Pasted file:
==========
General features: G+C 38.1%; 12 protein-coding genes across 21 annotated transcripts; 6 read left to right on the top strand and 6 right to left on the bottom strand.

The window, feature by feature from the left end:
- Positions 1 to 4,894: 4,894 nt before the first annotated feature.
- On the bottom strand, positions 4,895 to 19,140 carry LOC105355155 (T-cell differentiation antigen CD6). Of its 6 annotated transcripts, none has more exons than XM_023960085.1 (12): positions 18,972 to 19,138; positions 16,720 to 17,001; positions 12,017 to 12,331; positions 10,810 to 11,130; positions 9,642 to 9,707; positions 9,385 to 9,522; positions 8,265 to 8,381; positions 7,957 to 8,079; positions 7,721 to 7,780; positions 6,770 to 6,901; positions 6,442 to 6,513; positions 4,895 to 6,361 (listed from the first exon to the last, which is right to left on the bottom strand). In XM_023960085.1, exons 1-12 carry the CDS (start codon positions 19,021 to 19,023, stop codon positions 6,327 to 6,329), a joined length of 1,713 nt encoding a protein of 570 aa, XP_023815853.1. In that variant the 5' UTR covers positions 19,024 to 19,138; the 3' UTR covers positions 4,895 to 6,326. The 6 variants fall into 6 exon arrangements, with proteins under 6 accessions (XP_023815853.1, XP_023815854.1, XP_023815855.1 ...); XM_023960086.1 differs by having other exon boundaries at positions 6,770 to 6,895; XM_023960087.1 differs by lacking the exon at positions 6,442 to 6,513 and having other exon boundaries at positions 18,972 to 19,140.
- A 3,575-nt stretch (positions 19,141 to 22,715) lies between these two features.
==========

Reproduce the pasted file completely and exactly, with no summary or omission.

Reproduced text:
General features: G+C 38.1%; 12 protein-coding genes across 21 annotated transcripts; 6 read left to right on the top strand and 6 right to left on the bottom strand.

The window, feature by feature from the left end:
- Positions 1 to 4,894: 4,894 nt before the first annotated feature.
- On the bottom strand, positions 4,895 to 19,140 carry LOC105355155 (T-cell differentiation antigen CD6). Of its 6 annotated transcripts, none has more exons than XM_023960085.1 (12): positions 18,972 to 19,138; positions 16,720 to 17,001; positions 12,017 to 12,331; positions 10,810 to 11,130; positions 9,642 to 9,707; positions 9,385 to 9,522; positions 8,265 to 8,381; positions 7,957 to 8,079; positions 7,721 to 7,780; positions 6,770 to 6,901; positions 6,442 to 6,513; positions 4,895 to 6,361 (listed from the first exon to the last, which is right to left on the bottom strand). In XM_023960085.1, exons 1-12 carry the CDS (start codon positions 19,021 to 19,023, stop codon positions 6,327 to 6,329), a joined length of 1,713 nt encoding a protein of 570 aa, XP_023815853.1. In that variant the 5' UTR covers positions 19,024 to 19,138; the 3' UTR covers positions 4,895 to 6,326. The 6 variants fall into 6 exon arrangements, with proteins under 6 accessions (XP_023815853.1, XP_023815854.1, XP_023815855.1 ...); XM_023960086.1 differs by having other exon boundaries at positions 6,770 to 6,895; XM_023960087.1 differs by lacking the exon at positions 6,442 to 6,513 and having other exon boundaries at positions 18,972 to 19,140.
- A 3,575-nt stretch (positions 19,141 to 22,715) lies between these two features.